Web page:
Ross Mackenzie

Brief comments, direct or implied, on items currently in the news....

Mosab Hassan Yousef, eldest child of one of the founders of Hamas, turned on his father and the mindless terror of Islamofascism to become a majorly productive spy for Israel's domestic intelligence service, the Shin Bet. In 2007, Yousef moved to the U.S., converted to Christianity, and wrote about his tergiversation in a riveting book -- "Son of Hamas." On June 30, at a deportation hearing, the Obama administration belatedly dropped its legal effort to return him to Palestine and certain death. Question: Why on earth did the administration even consider extraditing Yousef -- an abiding friend of Middle East peace?

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(a) Virginia has won the first round in its legal case against the constitutionality of the "individual mandate" in ObamaCare legislation -- namely, the bill's stipulation that individual taxpayers must buy health insurance for themselves and their families. A federal judge now will hear the case on its merits. (b) In a referendum, 70 percent of Missouri's voters say they resent being told by the federales they have to buy anything -- whether health insurance or a bag of barbells. Ultimately, the Supreme Court will decide. Stay tuned.

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Fittingly in fatigues as opposed to dress blues, Gen. Stanley McChrystal has quietly retired from the Army. He had a stellar career, helping win the Iraq War and -- at the end -- commanding NATO forces in Afghanistan. Now, ambushed by a leftist freelancer for a rock magazine, he is gone. If Gen. McChrystal writes a book, perhaps he will explain the seemingly inexplicable -- i.e., why he gave the free-lancer even so much as the time of day, let alone even a nod that he exists.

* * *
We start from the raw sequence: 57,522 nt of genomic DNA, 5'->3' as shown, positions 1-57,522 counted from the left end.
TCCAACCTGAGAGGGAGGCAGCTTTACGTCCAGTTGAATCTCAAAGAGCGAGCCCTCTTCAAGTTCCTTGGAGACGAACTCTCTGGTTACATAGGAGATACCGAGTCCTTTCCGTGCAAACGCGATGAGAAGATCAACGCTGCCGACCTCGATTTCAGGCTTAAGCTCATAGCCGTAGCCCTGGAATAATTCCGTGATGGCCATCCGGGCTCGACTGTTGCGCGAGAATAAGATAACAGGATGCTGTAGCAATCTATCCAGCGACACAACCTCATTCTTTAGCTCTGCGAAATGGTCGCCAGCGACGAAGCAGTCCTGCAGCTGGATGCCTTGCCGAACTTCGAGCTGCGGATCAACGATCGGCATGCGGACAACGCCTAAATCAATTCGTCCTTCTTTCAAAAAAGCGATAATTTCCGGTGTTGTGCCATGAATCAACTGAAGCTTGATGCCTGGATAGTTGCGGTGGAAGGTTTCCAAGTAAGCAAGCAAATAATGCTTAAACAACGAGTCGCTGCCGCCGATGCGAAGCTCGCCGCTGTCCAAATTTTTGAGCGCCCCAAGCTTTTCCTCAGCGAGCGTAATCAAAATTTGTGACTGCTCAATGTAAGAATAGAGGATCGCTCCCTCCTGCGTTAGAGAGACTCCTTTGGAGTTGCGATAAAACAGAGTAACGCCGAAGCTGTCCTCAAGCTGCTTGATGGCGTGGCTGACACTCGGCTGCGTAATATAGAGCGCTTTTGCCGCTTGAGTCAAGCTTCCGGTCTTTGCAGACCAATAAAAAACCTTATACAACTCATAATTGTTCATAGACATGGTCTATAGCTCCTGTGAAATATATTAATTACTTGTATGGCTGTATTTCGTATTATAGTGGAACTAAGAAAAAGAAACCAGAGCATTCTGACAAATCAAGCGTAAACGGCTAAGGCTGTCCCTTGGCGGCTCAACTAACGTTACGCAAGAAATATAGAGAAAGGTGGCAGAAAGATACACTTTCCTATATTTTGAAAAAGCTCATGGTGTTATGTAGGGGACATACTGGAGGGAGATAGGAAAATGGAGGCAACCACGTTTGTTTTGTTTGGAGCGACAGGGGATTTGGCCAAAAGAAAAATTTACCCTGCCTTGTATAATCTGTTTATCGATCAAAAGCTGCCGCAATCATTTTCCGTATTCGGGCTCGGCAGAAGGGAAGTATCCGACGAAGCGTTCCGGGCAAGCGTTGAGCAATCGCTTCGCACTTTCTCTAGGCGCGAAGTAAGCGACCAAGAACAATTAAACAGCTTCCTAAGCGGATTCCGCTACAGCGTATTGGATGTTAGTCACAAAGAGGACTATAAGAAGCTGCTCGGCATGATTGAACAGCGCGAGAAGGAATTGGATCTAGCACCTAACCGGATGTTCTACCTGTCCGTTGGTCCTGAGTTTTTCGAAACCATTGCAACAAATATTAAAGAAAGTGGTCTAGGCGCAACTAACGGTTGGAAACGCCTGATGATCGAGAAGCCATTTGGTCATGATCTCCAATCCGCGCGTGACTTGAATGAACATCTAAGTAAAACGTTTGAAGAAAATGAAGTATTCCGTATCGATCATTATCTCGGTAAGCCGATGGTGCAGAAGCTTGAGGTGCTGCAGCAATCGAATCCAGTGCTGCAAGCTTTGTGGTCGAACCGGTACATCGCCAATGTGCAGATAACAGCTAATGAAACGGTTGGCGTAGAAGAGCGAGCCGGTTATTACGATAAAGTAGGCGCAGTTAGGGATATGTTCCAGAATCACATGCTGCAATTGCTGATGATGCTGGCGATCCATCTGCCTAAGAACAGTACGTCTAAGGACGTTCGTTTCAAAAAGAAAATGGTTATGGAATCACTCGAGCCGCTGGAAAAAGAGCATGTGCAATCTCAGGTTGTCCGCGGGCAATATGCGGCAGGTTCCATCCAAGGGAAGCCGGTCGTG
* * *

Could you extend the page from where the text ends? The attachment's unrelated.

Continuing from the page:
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Another ambuscade of U.S. strategy and tactics in Afghanistan apparently was launched by Army intelligence analyst Bradley Manning, 22. He is alleged to have been the key player in the WikiLeaks email escapade. In case you missed it, the London Daily Telegraph reports Manning was moved to give WikiLeaks 91,000 classified military emails in part because (according to his own Facebook entry) he was "livid" over being "lectured" by an "ex-boyfriend." No, don't ask.

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Princeton prof, Nobelist, and New York Times economics columnist Paul Krugman: "In Britain, the government itself runs the hospitals and employs the doctors. We've all heard scare stories about how that works in practice. These stories are false." London's Sunday Times: "More than 3,000 staff, including doctors and nurses, have gone private at the taxpayers' expense in the past three years because the queues at the clinics and hospitals where they work are too long."

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Ross Mackenzie

Ross Mackenzie lives with his wife and Labrador retriever in the woods west of Richmond, Virginia. They have two grown sons, both Naval officers.

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